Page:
WhatsApp has landed in a privacy storm once again. An app reverse-engineer tweeted Friday that the invitation links for about 470,000 of its group chats had been indexed by Google. This meant a search could pop them to public view, together with the names and numbers of their participants. Both Google and WhatsApp’s owner Facebook Inc seemed to shrug off the implications to people’s need for online confidentiality. Google said group chat links put up on websites open to all would be caught by its search engine because that’s what it’s designed to do, while WhatsApp advised users to share links only through private means to avoid that fate.
The message is that group chats that get exposed have only the carelessness of their own members to blame. Yet, a social media platform that claims to care for its users’ privacy—and WhatsApp makes a big deal of its end-to-end encryption—cannot afford to be so cavalier about this. Most users are clueless about how the internet actually works and what exactly is at risk of exposure and what is not. It is for WhatsApp to caution users against inadvertent actions that could result in a loss of privacy. That it did no such thing counts as a failure on its part.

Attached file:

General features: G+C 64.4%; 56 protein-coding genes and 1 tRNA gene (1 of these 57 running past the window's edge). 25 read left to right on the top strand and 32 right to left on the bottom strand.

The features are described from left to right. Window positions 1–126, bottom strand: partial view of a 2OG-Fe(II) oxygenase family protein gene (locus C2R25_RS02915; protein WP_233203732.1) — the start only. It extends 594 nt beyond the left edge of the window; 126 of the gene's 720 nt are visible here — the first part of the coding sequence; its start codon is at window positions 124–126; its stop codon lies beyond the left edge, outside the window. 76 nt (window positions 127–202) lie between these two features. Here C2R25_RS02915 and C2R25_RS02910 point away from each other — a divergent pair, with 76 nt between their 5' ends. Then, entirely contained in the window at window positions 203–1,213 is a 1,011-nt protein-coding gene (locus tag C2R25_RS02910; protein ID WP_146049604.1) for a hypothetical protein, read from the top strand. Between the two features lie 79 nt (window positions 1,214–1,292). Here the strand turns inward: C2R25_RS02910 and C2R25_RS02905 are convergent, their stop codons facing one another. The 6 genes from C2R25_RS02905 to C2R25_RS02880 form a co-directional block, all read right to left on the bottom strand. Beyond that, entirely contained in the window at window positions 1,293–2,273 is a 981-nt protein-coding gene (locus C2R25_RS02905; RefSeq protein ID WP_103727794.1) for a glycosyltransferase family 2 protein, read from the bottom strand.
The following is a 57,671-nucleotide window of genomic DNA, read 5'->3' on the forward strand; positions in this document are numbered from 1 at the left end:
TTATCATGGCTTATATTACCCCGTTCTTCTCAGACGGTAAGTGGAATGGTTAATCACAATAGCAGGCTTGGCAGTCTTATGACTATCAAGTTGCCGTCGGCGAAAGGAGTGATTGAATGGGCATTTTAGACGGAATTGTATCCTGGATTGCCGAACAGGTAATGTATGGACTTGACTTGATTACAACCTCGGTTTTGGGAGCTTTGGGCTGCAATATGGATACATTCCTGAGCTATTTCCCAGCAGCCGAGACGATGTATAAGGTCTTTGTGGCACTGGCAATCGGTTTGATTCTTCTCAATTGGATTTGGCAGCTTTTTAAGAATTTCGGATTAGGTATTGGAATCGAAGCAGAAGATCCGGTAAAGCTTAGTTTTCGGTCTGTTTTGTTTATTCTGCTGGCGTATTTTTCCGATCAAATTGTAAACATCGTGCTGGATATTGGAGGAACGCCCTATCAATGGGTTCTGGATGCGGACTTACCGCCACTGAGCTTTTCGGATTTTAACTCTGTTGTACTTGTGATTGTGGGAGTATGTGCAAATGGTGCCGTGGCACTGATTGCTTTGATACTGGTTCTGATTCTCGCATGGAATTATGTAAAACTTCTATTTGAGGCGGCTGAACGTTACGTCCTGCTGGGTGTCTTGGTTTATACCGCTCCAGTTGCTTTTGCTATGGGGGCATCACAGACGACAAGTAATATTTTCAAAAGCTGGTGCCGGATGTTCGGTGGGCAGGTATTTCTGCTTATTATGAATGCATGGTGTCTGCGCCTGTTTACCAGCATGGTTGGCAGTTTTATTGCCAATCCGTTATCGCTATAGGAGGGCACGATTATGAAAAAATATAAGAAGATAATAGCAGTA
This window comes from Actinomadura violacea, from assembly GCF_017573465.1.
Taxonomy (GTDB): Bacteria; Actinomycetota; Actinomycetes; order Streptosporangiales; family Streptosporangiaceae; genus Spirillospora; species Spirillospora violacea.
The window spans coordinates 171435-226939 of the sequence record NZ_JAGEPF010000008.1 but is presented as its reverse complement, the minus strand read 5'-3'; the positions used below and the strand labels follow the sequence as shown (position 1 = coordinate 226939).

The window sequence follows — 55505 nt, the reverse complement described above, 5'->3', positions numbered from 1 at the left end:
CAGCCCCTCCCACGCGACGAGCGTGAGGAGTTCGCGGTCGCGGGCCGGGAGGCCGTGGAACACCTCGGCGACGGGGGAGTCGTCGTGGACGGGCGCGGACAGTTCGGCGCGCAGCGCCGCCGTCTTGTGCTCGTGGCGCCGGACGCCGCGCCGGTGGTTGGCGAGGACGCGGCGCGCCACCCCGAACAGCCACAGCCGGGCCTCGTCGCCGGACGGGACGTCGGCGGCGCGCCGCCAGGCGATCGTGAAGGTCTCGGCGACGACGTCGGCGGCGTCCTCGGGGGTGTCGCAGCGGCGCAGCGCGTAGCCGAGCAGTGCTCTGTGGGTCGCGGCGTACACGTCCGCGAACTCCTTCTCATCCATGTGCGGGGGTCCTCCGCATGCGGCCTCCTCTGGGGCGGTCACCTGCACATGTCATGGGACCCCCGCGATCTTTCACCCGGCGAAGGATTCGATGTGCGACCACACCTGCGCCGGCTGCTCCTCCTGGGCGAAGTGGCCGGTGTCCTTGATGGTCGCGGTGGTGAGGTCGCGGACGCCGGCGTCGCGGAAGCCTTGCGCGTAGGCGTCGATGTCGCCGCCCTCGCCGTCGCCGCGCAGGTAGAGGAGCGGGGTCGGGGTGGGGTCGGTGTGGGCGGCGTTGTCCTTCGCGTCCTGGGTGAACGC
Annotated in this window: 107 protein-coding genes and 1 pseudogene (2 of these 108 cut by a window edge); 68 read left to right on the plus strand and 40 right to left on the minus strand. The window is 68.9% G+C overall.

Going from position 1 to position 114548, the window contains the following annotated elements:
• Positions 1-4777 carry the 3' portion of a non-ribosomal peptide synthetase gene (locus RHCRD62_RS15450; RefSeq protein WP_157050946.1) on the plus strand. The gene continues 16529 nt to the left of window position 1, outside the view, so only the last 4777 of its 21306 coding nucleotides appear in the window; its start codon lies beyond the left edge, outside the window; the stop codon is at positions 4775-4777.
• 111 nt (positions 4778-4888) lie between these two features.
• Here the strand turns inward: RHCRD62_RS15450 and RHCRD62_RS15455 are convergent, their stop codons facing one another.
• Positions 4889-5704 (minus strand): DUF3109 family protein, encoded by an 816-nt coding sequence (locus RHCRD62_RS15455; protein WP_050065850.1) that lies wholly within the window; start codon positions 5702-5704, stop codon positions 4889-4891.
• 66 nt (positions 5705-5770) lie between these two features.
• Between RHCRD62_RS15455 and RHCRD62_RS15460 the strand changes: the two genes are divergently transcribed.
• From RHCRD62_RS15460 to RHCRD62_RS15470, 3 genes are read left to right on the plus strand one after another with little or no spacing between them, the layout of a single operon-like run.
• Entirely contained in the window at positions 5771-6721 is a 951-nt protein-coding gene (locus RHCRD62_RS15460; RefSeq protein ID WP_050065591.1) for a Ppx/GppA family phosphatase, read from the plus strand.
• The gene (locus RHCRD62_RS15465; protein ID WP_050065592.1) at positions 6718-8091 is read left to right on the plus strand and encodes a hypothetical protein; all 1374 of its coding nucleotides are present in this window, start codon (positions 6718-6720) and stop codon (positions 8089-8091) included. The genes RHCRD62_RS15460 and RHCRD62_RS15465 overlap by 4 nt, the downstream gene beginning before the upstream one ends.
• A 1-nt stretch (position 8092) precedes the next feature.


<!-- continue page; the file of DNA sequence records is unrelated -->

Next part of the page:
Perhaps aware that onlookers were appalled, WhatsApp appeared to embark on a rearguard exercise on Saturday to reassure its users. Yet, as
l’affaire Pegasus showed a few months ago, that’s no easy task anymore. Calls to shift to Telegram or Signal, its rival platforms, have seen another spike.